First thing in the morning we taxi’d ourselves to Glasgow Queen Street Station to get the train to Mallaig. The ride took five hours, which were beautiful, green, and very damp-looking. We saw many tiny cascades and many miles of grass that could have been moss. Northern Scotland is so lovely.
Mallaig is by the sea, and when we arrived it was idyllically sunny (what a disappointment!). We went to a chippy (what some Scots call fish-and-chip shops, hilariously) and I ate more potatoey chips and more chickeny chicken than I had ever had before. Very fresh stuff! After we had tea for some reason, and then got on the ferry to Skye. The ride over was lovely, but extremely windy and my ears started to ache after a while.
We landed in Armadale to the sound of bagpipes, which we thought had been hired by a tour bus but was in fact produced by a ten-year-old boy in a football jersey surrounded by dogs with his case out for money. We rented a car (with a warning about clingy hitchhikers who will use the unwary Samaritan as an alternative to Skye’s terrible public transportation) and set off along the coast. Signs in the northern section of the mainland are subtitled in Gaelic, but every sign on Skye is in Gaelic first and then English. We enjoyed looking at how different the spellings were.
Eventually, after a bit of napping on my part and a lot of gorgeous scenery and sheep, we arrived in Carbost, where we’re staying at a bunkhouse. We haven’t yet figured out what local tradition prompts residents to put scarecrows not only in the fields, but also on their front lawns in deck chairs with sharpied-on faces. Pretty sure there are no crows to scare on the entire island.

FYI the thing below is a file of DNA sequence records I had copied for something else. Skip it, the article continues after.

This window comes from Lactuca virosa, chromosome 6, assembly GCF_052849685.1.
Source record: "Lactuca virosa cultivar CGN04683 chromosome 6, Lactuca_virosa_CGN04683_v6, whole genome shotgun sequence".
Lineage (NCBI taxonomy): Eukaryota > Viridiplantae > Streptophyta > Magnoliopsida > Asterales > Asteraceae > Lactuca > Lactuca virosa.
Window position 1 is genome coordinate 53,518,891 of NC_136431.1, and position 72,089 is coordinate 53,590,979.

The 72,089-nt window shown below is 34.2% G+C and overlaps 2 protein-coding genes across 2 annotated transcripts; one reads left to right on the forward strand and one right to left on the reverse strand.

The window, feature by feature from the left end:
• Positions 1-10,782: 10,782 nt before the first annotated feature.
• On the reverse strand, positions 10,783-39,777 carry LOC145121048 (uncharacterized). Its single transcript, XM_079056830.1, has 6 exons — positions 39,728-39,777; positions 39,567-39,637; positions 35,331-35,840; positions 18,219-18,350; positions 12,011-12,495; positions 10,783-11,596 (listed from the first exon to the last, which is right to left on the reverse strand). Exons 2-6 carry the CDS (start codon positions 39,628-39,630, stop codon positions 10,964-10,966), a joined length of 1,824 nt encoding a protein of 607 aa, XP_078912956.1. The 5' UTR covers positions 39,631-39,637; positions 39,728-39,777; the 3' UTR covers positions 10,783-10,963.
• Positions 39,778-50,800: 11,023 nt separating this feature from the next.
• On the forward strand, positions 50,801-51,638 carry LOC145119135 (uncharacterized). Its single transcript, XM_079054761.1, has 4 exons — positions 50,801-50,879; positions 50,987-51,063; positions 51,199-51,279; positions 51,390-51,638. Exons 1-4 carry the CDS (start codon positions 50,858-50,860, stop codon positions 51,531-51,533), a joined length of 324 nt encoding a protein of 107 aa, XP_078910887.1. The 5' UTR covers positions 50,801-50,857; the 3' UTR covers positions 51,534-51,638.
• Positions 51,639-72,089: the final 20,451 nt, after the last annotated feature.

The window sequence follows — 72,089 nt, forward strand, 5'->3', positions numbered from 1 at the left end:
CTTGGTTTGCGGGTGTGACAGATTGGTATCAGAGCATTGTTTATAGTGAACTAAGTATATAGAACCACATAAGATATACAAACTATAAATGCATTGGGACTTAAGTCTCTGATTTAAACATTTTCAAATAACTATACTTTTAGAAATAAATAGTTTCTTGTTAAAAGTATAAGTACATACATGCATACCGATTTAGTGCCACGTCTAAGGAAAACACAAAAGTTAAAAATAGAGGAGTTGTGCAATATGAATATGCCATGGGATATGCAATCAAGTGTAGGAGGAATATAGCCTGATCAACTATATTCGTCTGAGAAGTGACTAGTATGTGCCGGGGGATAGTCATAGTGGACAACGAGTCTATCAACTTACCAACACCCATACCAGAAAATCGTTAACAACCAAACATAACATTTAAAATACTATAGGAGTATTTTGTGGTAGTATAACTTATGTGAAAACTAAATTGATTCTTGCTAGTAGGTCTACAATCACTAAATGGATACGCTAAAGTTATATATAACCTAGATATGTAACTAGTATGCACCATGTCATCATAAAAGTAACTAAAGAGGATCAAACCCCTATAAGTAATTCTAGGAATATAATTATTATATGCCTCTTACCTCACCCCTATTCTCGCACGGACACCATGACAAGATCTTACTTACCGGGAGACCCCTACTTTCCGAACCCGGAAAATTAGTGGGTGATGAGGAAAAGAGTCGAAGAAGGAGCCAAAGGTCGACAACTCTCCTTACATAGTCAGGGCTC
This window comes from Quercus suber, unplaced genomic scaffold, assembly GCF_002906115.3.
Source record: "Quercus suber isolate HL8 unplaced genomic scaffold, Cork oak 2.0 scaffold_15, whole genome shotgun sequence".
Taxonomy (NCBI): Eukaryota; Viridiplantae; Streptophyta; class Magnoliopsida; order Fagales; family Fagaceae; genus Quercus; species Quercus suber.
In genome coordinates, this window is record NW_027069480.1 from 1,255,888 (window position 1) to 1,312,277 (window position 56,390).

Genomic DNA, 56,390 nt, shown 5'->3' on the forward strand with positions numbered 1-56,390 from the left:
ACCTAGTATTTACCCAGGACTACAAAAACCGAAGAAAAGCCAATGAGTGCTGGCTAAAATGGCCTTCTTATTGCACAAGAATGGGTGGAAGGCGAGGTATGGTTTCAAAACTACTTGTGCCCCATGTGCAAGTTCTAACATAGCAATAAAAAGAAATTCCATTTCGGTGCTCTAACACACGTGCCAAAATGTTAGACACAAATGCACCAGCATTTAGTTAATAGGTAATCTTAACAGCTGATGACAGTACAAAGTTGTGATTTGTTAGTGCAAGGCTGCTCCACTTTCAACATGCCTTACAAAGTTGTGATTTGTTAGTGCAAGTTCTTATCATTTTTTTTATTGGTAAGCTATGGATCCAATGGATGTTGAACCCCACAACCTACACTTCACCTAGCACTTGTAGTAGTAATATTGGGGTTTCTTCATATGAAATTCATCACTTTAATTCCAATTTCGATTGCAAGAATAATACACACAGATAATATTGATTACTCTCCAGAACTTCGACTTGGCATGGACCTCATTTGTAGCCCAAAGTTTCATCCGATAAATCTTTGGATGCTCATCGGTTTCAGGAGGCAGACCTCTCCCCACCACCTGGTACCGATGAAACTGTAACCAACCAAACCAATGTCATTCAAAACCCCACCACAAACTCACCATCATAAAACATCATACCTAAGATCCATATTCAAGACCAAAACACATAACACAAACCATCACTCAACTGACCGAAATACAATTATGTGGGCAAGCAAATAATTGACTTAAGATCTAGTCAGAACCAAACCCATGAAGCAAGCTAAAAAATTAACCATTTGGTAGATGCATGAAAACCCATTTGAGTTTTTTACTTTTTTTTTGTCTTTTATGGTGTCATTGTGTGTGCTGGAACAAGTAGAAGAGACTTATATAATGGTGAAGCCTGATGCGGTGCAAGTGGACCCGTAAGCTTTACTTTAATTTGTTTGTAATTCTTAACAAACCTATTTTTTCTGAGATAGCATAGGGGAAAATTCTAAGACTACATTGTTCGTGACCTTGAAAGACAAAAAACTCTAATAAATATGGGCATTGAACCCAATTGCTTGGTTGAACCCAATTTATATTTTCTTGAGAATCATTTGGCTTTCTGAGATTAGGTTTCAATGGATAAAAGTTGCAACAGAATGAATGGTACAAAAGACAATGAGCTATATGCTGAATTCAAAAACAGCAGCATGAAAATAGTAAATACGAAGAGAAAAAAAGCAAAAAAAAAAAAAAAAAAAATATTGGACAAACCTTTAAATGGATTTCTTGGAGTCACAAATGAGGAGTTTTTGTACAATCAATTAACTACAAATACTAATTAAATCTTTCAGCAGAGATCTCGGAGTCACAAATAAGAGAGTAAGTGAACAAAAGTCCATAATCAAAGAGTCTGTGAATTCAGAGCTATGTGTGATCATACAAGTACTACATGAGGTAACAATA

Well, we checked in and immediately found that it was time to go for dinner, so we began the tortuous drive to Elgol. Let me explain, in my mother’s words: the Brits drive tiny cars on tiny roads, and they go super fast. The default speed limit on Skye is 60 mph, for whenever you don’t have a good reason to go slow. Also, nearly all the roads on the island are narrow one-lane affairs with barely room for a motorcycle to pass a car, so the roads are littered with passing points every fifty meters or so. Add to this the windiness of all mountain paths and one begins to see why driving on Skye is such a pain.
Anyway, we managed to get to Elgol an hour early for dinner, so we drove into town and inspected the delightfully boggy little stream, whose banks were populated by many species of moss, grass, oaks, and what we think was heather. We followed it down to the harbor, whose beach is covered with quite large rounded rocks, and walked along it a little way to a truly magnificent cliff with Swiss-cheese holes worn into it by wind and water. Sadly we didn’t get to see much more because it was time to eat.
The Coruisk House has lovely food and a lovely owner (who kind of looks like Joyce Summers from Buffy) who told us some interesting things about local geography and had an extremely detailed survey map of the area. Incidentally, Coruisk House is named after a loch nearby surrounded entirely by mountains, and was also the name of the ferry. Ah, anyway, at this moment we are driving home in the cloudy drizzling dark, and my father the designated driver is looking forward to getting sloshed at the Old Inn’s associated pub. Cheers!